Prince George (Colin Firth), known as ‘Bertie’ to loved ones, has been afflicted by a debilitating stammer since his childhood. And when his brother Edward (Guy Pearce) abdicates the throne and war looms, he reluctantly turns to Australian Doctor Lionel Logue (Geoffrey Rush), a speech therapist whose unconventional methods bring faith to the new King’s voice.

Bias may be a problem in my review of this film, as I find it hard to be objective when the object of our affection is a pampered, privileged monarch who’s only concern is a speech impediment that prevents him from publicly addressing his royal subjects. Added to which, the man is also an arrogant self important prick. That being said, if taken as a depiction of human suffering through disability, it’s an admirable representation. A major jewel in it’s crown is that it’s beautifully shot with a very authentic feel for it’s 1930’s period. The performances are also flawless throughout. Firth and Rush’s lingual jousting is the highlight of the film and more than able support is given by Guy Pearce as Edward the abdicator, Bonham Carter as the future Queen mother and Timothy Spall makes for a very believable Winston Churchill – who also happened to suffer a speech impediment at one time.

One star for the fabulous performances and another star for the rich and gorgeous cinematography of this period piece, but it’s a subject matter I don’t much care for, and it’s very difficult to summon sympathy for one that probably got help to wipe one’s own arse.

Mark Walker


The Social Network * * *

Posted in Biography, Drama with tags on January 28, 2012 by Mark Walker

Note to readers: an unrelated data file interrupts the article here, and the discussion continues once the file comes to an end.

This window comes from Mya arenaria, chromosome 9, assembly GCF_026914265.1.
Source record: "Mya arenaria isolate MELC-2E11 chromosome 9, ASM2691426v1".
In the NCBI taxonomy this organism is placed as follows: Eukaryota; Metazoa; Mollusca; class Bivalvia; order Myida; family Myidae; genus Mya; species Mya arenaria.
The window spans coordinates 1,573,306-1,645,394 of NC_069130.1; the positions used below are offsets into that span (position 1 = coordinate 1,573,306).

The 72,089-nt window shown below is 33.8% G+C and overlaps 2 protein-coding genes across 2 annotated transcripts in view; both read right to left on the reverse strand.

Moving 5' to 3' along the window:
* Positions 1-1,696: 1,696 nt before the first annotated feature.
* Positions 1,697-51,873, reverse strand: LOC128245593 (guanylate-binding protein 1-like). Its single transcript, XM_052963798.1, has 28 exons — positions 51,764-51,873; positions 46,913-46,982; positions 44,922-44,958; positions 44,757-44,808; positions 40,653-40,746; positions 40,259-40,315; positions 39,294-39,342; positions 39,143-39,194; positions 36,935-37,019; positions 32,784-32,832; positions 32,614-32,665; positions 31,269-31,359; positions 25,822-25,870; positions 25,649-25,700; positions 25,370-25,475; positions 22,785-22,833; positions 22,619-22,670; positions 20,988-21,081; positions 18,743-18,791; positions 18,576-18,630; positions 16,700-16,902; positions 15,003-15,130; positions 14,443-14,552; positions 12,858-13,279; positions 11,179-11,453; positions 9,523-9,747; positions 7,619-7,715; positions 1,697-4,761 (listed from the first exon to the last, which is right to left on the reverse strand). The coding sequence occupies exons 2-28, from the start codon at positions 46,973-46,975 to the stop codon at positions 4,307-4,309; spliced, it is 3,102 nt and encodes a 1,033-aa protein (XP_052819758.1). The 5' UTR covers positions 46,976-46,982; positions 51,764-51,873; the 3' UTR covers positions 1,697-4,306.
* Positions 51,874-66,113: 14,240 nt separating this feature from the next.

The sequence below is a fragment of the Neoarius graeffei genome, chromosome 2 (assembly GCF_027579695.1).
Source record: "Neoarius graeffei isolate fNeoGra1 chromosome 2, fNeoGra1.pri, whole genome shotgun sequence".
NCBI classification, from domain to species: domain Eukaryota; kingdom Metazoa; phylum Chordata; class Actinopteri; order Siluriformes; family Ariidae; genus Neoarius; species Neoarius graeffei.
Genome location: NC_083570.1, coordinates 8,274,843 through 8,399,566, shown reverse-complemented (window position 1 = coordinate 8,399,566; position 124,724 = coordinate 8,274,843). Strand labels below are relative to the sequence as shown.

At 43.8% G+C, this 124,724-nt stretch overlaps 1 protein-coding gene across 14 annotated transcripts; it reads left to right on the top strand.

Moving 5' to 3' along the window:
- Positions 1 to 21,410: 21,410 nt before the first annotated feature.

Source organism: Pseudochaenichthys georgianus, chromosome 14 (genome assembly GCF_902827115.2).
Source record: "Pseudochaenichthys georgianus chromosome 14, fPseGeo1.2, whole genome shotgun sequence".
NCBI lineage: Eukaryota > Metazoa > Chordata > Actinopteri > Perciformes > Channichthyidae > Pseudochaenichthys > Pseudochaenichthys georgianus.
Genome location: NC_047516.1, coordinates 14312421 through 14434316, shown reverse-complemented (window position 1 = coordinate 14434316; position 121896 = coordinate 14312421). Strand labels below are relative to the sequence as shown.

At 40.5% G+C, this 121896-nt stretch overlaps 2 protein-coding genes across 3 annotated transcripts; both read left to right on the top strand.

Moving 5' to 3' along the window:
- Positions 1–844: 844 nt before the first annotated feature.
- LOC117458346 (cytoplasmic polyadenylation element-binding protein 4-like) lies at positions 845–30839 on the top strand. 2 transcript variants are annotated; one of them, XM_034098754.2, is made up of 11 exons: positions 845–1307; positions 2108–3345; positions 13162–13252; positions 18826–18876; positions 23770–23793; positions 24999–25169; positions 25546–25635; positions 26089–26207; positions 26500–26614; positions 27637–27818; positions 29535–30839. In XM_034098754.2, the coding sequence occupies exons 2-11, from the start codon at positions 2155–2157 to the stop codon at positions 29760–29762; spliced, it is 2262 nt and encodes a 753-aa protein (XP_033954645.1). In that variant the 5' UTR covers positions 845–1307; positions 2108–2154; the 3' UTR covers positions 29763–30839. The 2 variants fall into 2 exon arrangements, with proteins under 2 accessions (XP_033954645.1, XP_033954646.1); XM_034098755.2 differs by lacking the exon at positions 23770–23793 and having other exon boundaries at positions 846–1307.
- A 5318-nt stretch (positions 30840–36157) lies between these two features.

Director: David Fincher.
Screenplay: Aaron Sorkin.
Starring: Jesse Eisenberg, Andrew Garfield, Justin Timberlake, Armie Hammer, Max Minghella, Rooney Mara, Josh Pence, John Getz, Douglas Urbanski, Joseph Mazzello.

After the whimsical and slightly disappointing “The Curious Case of Benjamin Button”, David Fincher attempts another change of direction. However, It’s yet again, a surprising and not entirely successful choice of film from him.

In an act of revenge after being dumped by his girlfriend, Harvard student Mark Zuckerberg (Jesse Eisenberg) hacks into all the local college computers and writes a scathing blog about her and exposes her to everyone. People seem to love it and the site becomes very popular, so Zuckerberg develops plans for a social network site called ‘The Facebook’, which becomes a near-overnight success. As ‘The Facebook’ grows Zuckerberg soon finds himself being the worlds youngest billionaire but drifts away from his best friend and business partner while infuriating a pair of jocks who claim he has stolen their idea, resulting in law suits and legal battles.

Fincher forte is doing dark and I suppose in some ways this is just that, considering it captures the egotistical and greed fuelled invention of the world wide, social networking site “Facebook”. It’s just that his trademark style, seems to be absent. This could quite easily have been directed by someone other than the man that brought us “Se7en” or “Fight Club” as it mostly deals with the legal wranglings of Zuckerberg’s monetary compensation to friends and colleagues who claim the site was their idea. It’s long and it’s talky, if your not paying attention to the almost constant flow of dialogue, the film will leave you behind.
The story is interesting enough but lacked any real depth and I don’t really think it merited a film about it, certainly not so soon after the events. The real life characters are not really a bunch of folk I’d enjoy spending time with either, even from the comfort of my own home. That being said, the solid direction from Fincher and fine performances, particularly Jesse Eisenberg as the confilcted genius Zuckerberg and surprisingly, Justin Timberlake as fast talking “Napster” inventor Sean Parker, keep it ticking along, all-be-it, with some slight buffering.